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Researchers: zombie websites and misinformation hurt journalism

Screenshot from a technology and misinformation panel of the International Symposium of Online Journalism.

Pekin, Illinois, U.S.A. – We live in a world full of misinformation waiting to grab us, and that’s the easiest way to put it, panelists told an audience of journalists on Tuesday at an international conference. 

Professors and researchers from various universities took aim at misinformation by serving on a panel at the International Symposium for Online Journalism, discussing challenges of the digital evolution from algorithms to misinformation. 

This conference attracted over 6,000 journalists from around the world hoping to learn more about our modern technology within social media. 

The speakers, hoping to inform journalists to prepare them for future work, discussed artificial intelligence, the pending issues of paywalls, the use of demographics for the better, and the threat of “zombies” redefining the news culture. 

Researchers Silvia DalBen and Amanda Chevtchouk Jurno from the Federal University of Minas Gerais in Brazil, explained the research study they conducted about how online artificial intelligence is helping journalists and the media. 

They explained two kinds of technologies that are being used on Twitter, the Fatimbot and the Rosie DaSerenata. 

DalBen explained the Fatimbot.

“The Fatimbot monitors Twitter’s feed every 15 minutes and publishes a reply every time it detects a tweet spreading a biased news link,” said DalBen.

This online phenomenon then sends a link with verified reliable information to the user who engaged in a biased news link. 

DalBen and other proponents of the Fatimbot hope this technology’s intelligence in the Twitter world will help end the spread of misinformation and better inform society of its dangers. 

Jurno then explained the Rosie DaSerenata and how it helps fight corruption.

“In Brazil, Rosie DaSerenata publishes an alert every time it finds a suspicious expense” by Brazilian elected officials, according to Jurno.

This technology is now helping federal authorities in the fight against misinformation, Jurno said. 

DalBen and Jurno clarified that these artificial intelligences do not define the journalism world. Instead, it saves time for journalists to involve themselves in roles that cannot be automated.

Professor Amber Hinsley from Texas State University spoke of how demographics influence the identification of bias and fake news. 

“The modern world relies on news cues,” Hinsley said, such as the URL, author, and date. “These news cues help persuade a reader to find out more information on a subject matter they were reading.”

While misinformation does blind our eyes, our psychological instincts also play a role.

Hinsley explained how confirmation bias affects us all.

“We favor information we already believe and know over new information that is easy to mistrust,” Hinsley said.

The use of our abilities to seek out misinformation, as well as our pure innocence in doing so, has a big impact on the future of news media.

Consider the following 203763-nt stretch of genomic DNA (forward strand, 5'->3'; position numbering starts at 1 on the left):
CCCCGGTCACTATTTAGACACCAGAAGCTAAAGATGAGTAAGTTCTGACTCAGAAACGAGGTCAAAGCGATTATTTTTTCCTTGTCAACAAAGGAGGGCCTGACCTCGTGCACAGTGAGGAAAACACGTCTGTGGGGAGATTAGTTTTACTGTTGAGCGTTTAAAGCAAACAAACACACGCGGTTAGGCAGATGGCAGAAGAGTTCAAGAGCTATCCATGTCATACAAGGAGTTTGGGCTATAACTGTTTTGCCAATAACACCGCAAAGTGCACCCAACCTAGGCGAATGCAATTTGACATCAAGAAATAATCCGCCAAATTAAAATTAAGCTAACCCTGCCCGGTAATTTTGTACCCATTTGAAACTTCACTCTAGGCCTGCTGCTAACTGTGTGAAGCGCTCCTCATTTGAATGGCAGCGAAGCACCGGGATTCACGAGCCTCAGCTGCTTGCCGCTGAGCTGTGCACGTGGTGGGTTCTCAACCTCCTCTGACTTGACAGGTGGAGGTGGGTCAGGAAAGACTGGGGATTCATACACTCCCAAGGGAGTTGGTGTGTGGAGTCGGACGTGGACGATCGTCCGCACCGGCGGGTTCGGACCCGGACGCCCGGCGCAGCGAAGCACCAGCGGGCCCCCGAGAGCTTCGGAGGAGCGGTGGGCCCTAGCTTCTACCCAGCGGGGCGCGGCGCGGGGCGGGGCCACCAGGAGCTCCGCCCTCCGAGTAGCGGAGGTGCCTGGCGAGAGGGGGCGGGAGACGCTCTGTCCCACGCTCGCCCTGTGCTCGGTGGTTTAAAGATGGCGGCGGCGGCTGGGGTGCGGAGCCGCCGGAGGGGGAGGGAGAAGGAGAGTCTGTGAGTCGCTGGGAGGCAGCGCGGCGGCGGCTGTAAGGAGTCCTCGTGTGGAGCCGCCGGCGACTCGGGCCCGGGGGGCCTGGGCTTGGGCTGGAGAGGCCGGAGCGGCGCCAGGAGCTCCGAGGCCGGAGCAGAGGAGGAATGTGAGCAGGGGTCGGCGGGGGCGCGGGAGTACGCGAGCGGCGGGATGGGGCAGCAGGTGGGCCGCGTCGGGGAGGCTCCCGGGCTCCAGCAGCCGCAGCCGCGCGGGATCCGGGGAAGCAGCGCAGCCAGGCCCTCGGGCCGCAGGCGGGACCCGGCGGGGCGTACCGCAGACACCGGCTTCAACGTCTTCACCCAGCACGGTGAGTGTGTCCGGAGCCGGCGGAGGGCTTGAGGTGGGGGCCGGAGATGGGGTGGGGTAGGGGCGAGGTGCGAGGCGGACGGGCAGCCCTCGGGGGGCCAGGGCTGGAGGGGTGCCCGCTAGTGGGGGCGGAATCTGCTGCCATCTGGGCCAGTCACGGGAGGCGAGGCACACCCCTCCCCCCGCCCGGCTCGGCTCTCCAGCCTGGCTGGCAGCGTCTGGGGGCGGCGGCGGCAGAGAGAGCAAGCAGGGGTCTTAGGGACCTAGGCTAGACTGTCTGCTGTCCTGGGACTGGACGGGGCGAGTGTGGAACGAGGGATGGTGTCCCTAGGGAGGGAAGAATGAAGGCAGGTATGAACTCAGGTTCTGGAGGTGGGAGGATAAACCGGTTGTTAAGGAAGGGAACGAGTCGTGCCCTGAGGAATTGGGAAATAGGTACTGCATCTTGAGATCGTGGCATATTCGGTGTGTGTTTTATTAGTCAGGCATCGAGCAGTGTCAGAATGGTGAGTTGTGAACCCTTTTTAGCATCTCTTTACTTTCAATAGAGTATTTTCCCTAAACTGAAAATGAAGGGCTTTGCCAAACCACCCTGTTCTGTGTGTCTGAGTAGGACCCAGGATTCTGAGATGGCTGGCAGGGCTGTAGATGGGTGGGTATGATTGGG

Panelists seemed to say that since the media caters to what we like and read about, it devours us more than we already know. 

Burton Speakman, an assistant professor at Kennesaw State University, and Marcus Funk, an associate professor at Sam Houston State University, discussed the issue of paywalls and the evolution of online websites. 

Speakman and Funk explained their research findings from a 2015-2020 online study. In 2015, they found 400 websites and examined their conditions. Five years later, Speakman and Funk re-examined those same websites. 

Their discoveries were interesting.

“In 2020, out of the 400 websites, only 97 of them gave full access. One hundred and sixty-nine of the websites were blocked by paywalls,” said Funk. “In 2015, 53% of the 400 websites had no paywalls. On the other hand, in 2020, only 24% of the website had no paywalls.”

The decline of free accessible websites without paywalls has seen devastating effects around the world.

“Zombie websites seem to be taking over the web,” said Funk. “A zombie is an un-updated website that automatically directs users to a foreign site. This is a pure attack on local community news, as the losses are inevitable.” 

While the information each professor discussed at the panel appears to be frightening for the future of news and journalism, they left the panel with some hope. 

DelBan and Jurno, who said technology is not neutral, are seeking to empower people to use the positive side of technology to combat the negative effects of the future of misinformation. 

Hinsley said, “Sometimes my and your voice will not make a difference in the world of fake news, and that’s the hardest thing to comprehend.”

Speakman and Funk reevaluated the results of their website study. 

“Journalism is not just about making money,” Speakman said. Funk and Speakman, who reinforced the idea of how helping local communities find their voice, elaborated on how in a world of national issues, it is important to protect the future from misinformation.

During the closing question and answer period, an audience member asked if artificial intelligence and robots will eventually replace journalism and the news industry.

Jurno assured the audience that no, artificial intelligence will never take the place of journalists. Instead, people working in journalism need to prepare the present for the endless possibilities of the future in misinformation and fake news. 

Norah Springborn is a Reporter with Youth Journalism International.

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